Extending the possibilities of relation.
Upcoming shows, retrospectives, and museum openings highlighted by Maika Pollack, Ratik Asokan, Alex Zafiris, Gideon Jacobs, Michael Barron, Wendy Vogel, Zack Hatfield, and Legacy Russell
From the Pentecostal churches of his youth to ’80s underground Goth punk and queer clubs to museums around the world, an iconic performance artist tells his story.
Selections by Lucas Blalock, Carmen Boullosa, Liz Collins, Ricky D’Ambrose, Andrew Durbin, Scott Esposito, Jen George, Brent Green, Carlos A. Gutiérrez, Karl Holmqvist, Roberto Juarez, Baseera Khan, Jaime Manrique, Isaac Pool, Marina Rosenfeld, Frederic Tuten, Wendy Vogel, and Alex Zafiris.
It’s very tricky, if not kind of futile, to criticize the work of Merlin Carpenter; he does it for you before you’ve even had the chance, calling his art “crap political work.”
Hotelart.us on guerrilla-style curating, online galleries and why we really go to art openings.
Take a road trip to Philly’s Bodega gallery with a podcast of a performative lecture by—and interview with—choreographer Jen Rosenblit.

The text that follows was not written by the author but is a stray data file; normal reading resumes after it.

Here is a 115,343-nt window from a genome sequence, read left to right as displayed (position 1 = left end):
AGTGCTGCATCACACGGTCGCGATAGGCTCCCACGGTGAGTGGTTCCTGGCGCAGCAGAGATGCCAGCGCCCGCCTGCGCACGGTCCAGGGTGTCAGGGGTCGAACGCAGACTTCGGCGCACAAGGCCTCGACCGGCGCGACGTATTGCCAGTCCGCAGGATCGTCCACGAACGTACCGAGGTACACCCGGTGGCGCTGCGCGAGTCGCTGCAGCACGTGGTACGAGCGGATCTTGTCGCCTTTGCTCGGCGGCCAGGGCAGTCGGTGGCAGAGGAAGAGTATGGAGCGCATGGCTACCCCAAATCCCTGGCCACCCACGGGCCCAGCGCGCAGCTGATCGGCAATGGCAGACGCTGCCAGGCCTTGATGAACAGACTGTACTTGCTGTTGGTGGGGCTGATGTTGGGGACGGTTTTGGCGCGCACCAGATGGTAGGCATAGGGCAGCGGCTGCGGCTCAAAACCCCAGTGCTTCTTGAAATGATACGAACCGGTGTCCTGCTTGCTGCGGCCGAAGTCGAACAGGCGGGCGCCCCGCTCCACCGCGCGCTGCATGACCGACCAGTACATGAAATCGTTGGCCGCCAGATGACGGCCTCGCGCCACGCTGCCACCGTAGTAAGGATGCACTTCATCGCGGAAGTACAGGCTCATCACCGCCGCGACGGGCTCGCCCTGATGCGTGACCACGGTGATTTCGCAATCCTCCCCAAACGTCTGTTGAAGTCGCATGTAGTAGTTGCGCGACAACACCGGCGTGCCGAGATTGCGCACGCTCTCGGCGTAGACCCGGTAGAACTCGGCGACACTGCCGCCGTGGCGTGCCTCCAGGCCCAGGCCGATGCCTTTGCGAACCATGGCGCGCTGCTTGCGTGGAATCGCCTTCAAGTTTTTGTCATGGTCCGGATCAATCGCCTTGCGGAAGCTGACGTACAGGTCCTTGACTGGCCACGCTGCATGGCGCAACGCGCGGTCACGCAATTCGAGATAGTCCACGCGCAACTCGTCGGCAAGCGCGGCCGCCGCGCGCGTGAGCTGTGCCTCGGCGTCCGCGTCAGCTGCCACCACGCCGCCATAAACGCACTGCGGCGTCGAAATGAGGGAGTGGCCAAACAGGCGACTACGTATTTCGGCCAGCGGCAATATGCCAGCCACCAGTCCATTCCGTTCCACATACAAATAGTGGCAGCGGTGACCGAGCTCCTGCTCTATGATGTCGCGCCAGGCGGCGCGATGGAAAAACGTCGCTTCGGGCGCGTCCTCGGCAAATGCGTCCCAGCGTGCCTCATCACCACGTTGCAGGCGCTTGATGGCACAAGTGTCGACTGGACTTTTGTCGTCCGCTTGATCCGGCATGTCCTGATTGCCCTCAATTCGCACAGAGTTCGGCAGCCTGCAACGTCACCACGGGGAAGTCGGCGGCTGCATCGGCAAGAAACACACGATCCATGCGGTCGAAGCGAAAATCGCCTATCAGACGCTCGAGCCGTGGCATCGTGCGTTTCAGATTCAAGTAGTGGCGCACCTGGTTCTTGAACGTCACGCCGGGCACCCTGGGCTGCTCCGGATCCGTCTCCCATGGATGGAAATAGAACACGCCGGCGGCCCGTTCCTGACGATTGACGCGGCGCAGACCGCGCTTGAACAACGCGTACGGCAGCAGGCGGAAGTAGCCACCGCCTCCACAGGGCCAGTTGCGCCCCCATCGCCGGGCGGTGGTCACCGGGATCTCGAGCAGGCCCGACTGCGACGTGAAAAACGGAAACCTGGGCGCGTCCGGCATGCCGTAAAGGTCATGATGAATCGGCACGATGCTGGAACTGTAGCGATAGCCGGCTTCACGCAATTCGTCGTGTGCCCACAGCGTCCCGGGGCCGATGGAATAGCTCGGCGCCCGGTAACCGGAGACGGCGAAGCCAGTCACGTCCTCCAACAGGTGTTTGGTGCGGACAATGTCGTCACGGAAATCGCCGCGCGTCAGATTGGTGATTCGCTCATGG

Appendix Project Space embraces change, progress, and unpredictability, breaking the traditional archetypes of the white-wall gallery space.
“For me, there’s something absolutely affirming and necessary in exploring the negative …” Mary Jones speaks to artist Marc Handelman about multiculturalism, marble, and mountains in the latest Post Impressions.
BOMBlog’s Rachel Reese talks with some of the founders and co-directors of Philadelphia’s Bodega, an artist-run exhibition and performance space in operation since 2010. Together they discuss the Philadelphia art community and Bodega’s role, as well as Bodega’s most recent exhibition Wax Apple.
Salomon Contemporary’s 112 Greene Street: A Nexus of Ideas in the Early 70s revives the spirit of the post-Minimalism SoHo hub by exhibiting the broad range of ideas birthed there.
Seen, Written is filled with fluid and poetic dissertations on a wide range of artists and their work, standouts among them the essays on Carroll Dunham, Brice Marden, and Louisiana shaman Keith Sonnier.
London attorney and curator Daniel McClean finds intersections between art and law through curatorial projects.
A new gallery opening in the wake of this depression is nothing short of a miracle, but to say that Prism Gallery “opened” is an understatement. Its appearance in Los Angeles was more like a close encounter of the third kind.
The artist-run curatorial project HKJB favors art over concept. Their first show “Personal Abstraction” takes art away from a gallery setting and puts it back into a studio, in an effort to change the way we think about viewing and talking about art.
Helen Gee, in her charming and frequently hilarious memoir, Limelight: A Greenwich Village Photography Gallery and Coffeehouse in the Fifties, tells how and why she was able to keep this country’s only serious photography gallery in the 1950s open and solvent.